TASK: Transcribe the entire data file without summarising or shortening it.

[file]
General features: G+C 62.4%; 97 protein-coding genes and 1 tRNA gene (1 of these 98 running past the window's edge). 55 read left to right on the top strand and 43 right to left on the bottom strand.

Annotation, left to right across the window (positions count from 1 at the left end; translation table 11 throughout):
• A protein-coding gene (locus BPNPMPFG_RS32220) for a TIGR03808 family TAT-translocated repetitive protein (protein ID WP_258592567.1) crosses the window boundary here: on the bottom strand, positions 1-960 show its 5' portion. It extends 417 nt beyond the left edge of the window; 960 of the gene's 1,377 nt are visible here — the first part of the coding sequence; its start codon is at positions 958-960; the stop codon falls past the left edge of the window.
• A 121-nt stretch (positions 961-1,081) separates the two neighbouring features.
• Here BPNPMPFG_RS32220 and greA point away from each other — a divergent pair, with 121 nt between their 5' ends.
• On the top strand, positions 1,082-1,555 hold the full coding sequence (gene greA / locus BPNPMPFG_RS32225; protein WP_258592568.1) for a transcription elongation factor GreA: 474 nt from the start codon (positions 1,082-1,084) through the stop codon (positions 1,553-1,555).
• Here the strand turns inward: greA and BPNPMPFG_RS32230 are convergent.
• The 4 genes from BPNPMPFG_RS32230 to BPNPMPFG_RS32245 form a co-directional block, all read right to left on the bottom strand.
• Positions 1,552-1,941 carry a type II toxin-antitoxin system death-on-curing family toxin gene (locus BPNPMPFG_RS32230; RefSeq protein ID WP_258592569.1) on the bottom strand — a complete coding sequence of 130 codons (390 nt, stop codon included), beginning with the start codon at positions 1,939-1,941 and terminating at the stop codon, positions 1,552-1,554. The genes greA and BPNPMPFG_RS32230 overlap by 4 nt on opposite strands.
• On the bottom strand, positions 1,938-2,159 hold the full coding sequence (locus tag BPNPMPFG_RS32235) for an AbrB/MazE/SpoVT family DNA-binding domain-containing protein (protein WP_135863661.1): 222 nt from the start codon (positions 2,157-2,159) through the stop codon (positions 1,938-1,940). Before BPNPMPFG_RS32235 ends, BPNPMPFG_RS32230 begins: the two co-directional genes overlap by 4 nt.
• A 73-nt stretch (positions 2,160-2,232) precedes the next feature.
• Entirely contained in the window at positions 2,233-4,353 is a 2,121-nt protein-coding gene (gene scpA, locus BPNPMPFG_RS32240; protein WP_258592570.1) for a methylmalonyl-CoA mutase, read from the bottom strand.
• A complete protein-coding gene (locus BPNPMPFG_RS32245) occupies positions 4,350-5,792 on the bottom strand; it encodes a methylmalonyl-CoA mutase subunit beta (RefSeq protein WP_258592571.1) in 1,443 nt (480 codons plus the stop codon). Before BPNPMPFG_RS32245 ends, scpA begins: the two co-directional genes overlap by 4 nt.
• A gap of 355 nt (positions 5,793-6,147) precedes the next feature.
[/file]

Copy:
General features: G+C 62.4%; 97 protein-coding genes and 1 tRNA gene (1 of these 98 running past the window's edge). 55 read left to right on the top strand and 43 right to left on the bottom strand.

Annotation, left to right across the window (positions count from 1 at the left end; translation table 11 throughout):
• A protein-coding gene (locus BPNPMPFG_RS32220) for a TIGR03808 family TAT-translocated repetitive protein (protein ID WP_258592567.1) crosses the window boundary here: on the bottom strand, positions 1-960 show its 5' portion. It extends 417 nt beyond the left edge of the window; 960 of the gene's 1,377 nt are visible here — the first part of the coding sequence; its start codon is at positions 958-960; the stop codon falls past the left edge of the window.
• A 121-nt stretch (positions 961-1,081) separates the two neighbouring features.
• Here BPNPMPFG_RS32220 and greA point away from each other — a divergent pair, with 121 nt between their 5' ends.
• On the top strand, positions 1,082-1,555 hold the full coding sequence (gene greA / locus BPNPMPFG_RS32225; protein WP_258592568.1) for a transcription elongation factor GreA: 474 nt from the start codon (positions 1,082-1,084) through the stop codon (positions 1,553-1,555).
• Here the strand turns inward: greA and BPNPMPFG_RS32230 are convergent.
• The 4 genes from BPNPMPFG_RS32230 to BPNPMPFG_RS32245 form a co-directional block, all read right to left on the bottom strand.
• Positions 1,552-1,941 carry a type II toxin-antitoxin system death-on-curing family toxin gene (locus BPNPMPFG_RS32230; RefSeq protein ID WP_258592569.1) on the bottom strand — a complete coding sequence of 130 codons (390 nt, stop codon included), beginning with the start codon at positions 1,939-1,941 and terminating at the stop codon, positions 1,552-1,554. The genes greA and BPNPMPFG_RS32230 overlap by 4 nt on opposite strands.
• On the bottom strand, positions 1,938-2,159 hold the full coding sequence (locus tag BPNPMPFG_RS32235) for an AbrB/MazE/SpoVT family DNA-binding domain-containing protein (protein WP_135863661.1): 222 nt from the start codon (positions 2,157-2,159) through the stop codon (positions 1,938-1,940). Before BPNPMPFG_RS32235 ends, BPNPMPFG_RS32230 begins: the two co-directional genes overlap by 4 nt.
• A 73-nt stretch (positions 2,160-2,232) precedes the next feature.
• Entirely contained in the window at positions 2,233-4,353 is a 2,121-nt protein-coding gene (gene scpA, locus BPNPMPFG_RS32240; protein WP_258592570.1) for a methylmalonyl-CoA mutase, read from the bottom strand.
• A complete protein-coding gene (locus BPNPMPFG_RS32245) occupies positions 4,350-5,792 on the bottom strand; it encodes a methylmalonyl-CoA mutase subunit beta (RefSeq protein WP_258592571.1) in 1,443 nt (480 codons plus the stop codon). Before BPNPMPFG_RS32245 ends, scpA begins: the two co-directional genes overlap by 4 nt.
• A gap of 355 nt (positions 5,793-6,147) precedes the next feature.